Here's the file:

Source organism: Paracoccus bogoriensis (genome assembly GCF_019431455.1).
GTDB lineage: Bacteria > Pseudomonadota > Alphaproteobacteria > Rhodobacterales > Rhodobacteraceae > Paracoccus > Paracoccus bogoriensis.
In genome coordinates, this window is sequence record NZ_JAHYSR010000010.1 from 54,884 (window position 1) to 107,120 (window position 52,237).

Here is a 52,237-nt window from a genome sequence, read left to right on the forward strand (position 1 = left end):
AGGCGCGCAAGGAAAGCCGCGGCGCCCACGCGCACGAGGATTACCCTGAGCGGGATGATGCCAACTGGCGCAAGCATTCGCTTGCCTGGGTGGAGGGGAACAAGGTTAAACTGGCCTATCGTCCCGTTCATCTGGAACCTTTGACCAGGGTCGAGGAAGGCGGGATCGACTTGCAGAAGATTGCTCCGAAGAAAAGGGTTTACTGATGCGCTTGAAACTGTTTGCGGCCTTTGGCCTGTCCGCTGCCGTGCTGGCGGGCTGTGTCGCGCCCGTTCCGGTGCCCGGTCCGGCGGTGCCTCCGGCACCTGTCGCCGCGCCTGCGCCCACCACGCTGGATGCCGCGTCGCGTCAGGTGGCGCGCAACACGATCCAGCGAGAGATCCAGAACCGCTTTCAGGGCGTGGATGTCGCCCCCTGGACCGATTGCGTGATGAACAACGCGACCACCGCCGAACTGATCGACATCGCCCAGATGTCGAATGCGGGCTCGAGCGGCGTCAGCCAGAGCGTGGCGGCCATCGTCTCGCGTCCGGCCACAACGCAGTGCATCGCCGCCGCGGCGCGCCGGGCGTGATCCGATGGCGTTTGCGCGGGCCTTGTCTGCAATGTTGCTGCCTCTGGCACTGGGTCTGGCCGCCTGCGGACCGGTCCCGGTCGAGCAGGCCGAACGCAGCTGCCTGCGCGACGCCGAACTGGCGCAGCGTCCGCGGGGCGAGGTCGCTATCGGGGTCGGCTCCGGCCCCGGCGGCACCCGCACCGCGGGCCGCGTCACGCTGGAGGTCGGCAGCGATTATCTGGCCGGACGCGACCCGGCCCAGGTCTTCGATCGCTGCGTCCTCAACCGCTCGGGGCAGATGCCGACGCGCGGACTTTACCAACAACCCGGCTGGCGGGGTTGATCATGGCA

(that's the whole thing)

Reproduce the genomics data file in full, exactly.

Source organism: Paracoccus bogoriensis (genome assembly GCF_019431455.1).
GTDB lineage: Bacteria > Pseudomonadota > Alphaproteobacteria > Rhodobacterales > Rhodobacteraceae > Paracoccus > Paracoccus bogoriensis.
In genome coordinates, this window is sequence record NZ_JAHYSR010000010.1 from 54,884 (window position 1) to 107,120 (window position 52,237).

Here is a 52,237-nt window from a genome sequence, read left to right on the forward strand (position 1 = left end):
AGGCGCGCAAGGAAAGCCGCGGCGCCCACGCGCACGAGGATTACCCTGAGCGGGATGATGCCAACTGGCGCAAGCATTCGCTTGCCTGGGTGGAGGGGAACAAGGTTAAACTGGCCTATCGTCCCGTTCATCTGGAACCTTTGACCAGGGTCGAGGAAGGCGGGATCGACTTGCAGAAGATTGCTCCGAAGAAAAGGGTTTACTGATGCGCTTGAAACTGTTTGCGGCCTTTGGCCTGTCCGCTGCCGTGCTGGCGGGCTGTGTCGCGCCCGTTCCGGTGCCCGGTCCGGCGGTGCCTCCGGCACCTGTCGCCGCGCCTGCGCCCACCACGCTGGATGCCGCGTCGCGTCAGGTGGCGCGCAACACGATCCAGCGAGAGATCCAGAACCGCTTTCAGGGCGTGGATGTCGCCCCCTGGACCGATTGCGTGATGAACAACGCGACCACCGCCGAACTGATCGACATCGCCCAGATGTCGAATGCGGGCTCGAGCGGCGTCAGCCAGAGCGTGGCGGCCATCGTCTCGCGTCCGGCCACAACGCAGTGCATCGCCGCCGCGGCGCGCCGGGCGTGATCCGATGGCGTTTGCGCGGGCCTTGTCTGCAATGTTGCTGCCTCTGGCACTGGGTCTGGCCGCCTGCGGACCGGTCCCGGTCGAGCAGGCCGAACGCAGCTGCCTGCGCGACGCCGAACTGGCGCAGCGTCCGCGGGGCGAGGTCGCTATCGGGGTCGGCTCCGGCCCCGGCGGCACCCGCACCGCGGGCCGCGTCACGCTGGAGGTCGGCAGCGATTATCTGGCCGGACGCGACCCGGCCCAGGTCTTCGATCGCTGCGTCCTCAACCGCTCGGGGCAGATGCCGACGCGCGGACTTTACCAACAACCCGGCTGGCGGGGTTGATCATGGCA